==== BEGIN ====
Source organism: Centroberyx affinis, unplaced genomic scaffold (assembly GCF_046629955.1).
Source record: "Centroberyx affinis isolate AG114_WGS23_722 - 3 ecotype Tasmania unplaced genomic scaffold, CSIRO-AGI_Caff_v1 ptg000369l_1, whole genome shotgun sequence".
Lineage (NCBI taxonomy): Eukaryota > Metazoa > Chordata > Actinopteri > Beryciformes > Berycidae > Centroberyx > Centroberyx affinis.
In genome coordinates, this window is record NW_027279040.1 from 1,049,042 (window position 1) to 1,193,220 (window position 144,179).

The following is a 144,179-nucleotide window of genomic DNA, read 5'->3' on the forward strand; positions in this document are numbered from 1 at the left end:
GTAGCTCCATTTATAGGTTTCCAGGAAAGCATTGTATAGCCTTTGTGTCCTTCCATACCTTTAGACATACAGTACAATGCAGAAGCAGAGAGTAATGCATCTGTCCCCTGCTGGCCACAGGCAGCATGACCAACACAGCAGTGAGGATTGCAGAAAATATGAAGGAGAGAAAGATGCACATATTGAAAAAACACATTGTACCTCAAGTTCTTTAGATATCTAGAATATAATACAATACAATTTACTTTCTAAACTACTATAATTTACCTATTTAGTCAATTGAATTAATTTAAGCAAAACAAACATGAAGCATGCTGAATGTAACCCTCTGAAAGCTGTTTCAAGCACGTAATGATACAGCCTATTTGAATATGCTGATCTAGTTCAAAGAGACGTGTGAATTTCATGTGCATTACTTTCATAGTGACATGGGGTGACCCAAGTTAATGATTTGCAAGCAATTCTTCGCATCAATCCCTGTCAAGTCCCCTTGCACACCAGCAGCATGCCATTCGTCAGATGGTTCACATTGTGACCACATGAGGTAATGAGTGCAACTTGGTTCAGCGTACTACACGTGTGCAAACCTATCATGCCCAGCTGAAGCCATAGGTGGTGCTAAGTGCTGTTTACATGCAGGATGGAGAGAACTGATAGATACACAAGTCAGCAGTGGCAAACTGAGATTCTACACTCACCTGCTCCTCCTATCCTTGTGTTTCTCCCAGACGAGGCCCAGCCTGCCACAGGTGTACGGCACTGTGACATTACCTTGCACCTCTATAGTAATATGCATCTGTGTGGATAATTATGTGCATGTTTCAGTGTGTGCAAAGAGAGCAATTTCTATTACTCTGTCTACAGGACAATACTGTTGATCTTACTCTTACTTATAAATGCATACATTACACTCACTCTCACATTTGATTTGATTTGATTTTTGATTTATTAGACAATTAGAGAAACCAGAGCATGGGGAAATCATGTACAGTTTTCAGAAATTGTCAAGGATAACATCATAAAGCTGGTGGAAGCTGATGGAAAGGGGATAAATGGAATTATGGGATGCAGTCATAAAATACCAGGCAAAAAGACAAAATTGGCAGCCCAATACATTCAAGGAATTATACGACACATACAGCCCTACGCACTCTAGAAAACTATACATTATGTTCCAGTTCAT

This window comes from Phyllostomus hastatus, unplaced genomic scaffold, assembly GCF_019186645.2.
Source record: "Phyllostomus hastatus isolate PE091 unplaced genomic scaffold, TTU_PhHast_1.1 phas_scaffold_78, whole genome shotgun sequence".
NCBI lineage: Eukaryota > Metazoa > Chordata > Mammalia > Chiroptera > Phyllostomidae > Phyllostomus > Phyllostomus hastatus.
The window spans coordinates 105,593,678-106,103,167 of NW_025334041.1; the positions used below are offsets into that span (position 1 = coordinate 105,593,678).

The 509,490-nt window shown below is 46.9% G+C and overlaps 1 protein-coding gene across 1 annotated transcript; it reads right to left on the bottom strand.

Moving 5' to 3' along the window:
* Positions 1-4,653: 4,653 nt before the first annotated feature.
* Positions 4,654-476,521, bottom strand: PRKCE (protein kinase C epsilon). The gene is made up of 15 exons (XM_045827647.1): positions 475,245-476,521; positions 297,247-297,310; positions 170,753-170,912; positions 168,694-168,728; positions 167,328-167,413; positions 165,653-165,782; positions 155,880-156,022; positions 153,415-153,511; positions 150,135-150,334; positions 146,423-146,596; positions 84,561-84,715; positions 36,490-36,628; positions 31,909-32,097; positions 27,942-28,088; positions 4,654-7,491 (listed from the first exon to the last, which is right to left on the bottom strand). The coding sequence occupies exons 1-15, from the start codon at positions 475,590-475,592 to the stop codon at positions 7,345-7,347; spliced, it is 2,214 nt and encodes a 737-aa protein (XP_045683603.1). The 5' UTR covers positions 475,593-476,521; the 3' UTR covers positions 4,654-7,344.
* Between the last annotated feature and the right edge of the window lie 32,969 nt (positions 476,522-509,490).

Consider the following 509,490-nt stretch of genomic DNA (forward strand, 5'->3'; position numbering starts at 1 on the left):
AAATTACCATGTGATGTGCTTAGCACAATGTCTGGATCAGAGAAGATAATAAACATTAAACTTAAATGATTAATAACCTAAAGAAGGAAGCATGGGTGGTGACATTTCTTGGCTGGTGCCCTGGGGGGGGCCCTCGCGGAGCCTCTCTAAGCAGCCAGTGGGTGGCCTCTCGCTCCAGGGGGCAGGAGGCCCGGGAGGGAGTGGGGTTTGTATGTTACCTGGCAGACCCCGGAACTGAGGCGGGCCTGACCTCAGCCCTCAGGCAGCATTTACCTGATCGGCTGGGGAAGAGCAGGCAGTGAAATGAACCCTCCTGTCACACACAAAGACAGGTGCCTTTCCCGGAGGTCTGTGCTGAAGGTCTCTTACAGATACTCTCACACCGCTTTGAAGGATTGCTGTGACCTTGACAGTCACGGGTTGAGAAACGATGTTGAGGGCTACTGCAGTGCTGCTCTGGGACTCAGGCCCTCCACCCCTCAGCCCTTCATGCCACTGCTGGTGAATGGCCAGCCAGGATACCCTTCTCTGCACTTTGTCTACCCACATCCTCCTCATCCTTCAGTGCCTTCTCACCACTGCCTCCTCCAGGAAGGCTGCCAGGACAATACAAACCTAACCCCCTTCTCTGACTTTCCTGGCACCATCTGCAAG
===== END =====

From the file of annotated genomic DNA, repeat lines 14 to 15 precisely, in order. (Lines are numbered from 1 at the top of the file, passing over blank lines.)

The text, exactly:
* Positions 4,654-476,521, bottom strand: PRKCE (protein kinase C epsilon). The gene is made up of 15 exons (XM_045827647.1): positions 475,245-476,521; positions 297,247-297,310; positions 170,753-170,912; positions 168,694-168,728; positions 167,328-167,413; positions 165,653-165,782; positions 155,880-156,022; positions 153,415-153,511; positions 150,135-150,334; positions 146,423-146,596; positions 84,561-84,715; positions 36,490-36,628; positions 31,909-32,097; positions 27,942-28,088; positions 4,654-7,491 (listed from the first exon to the last, which is right to left on the bottom strand). The coding sequence occupies exons 1-15, from the start codon at positions 475,590-475,592 to the stop codon at positions 7,345-7,347; spliced, it is 2,214 nt and encodes a 737-aa protein (XP_045683603.1). The 5' UTR covers positions 475,593-476,521; the 3' UTR covers positions 4,654-7,344.
* Between the last annotated feature and the right edge of the window lie 32,969 nt (positions 476,522-509,490).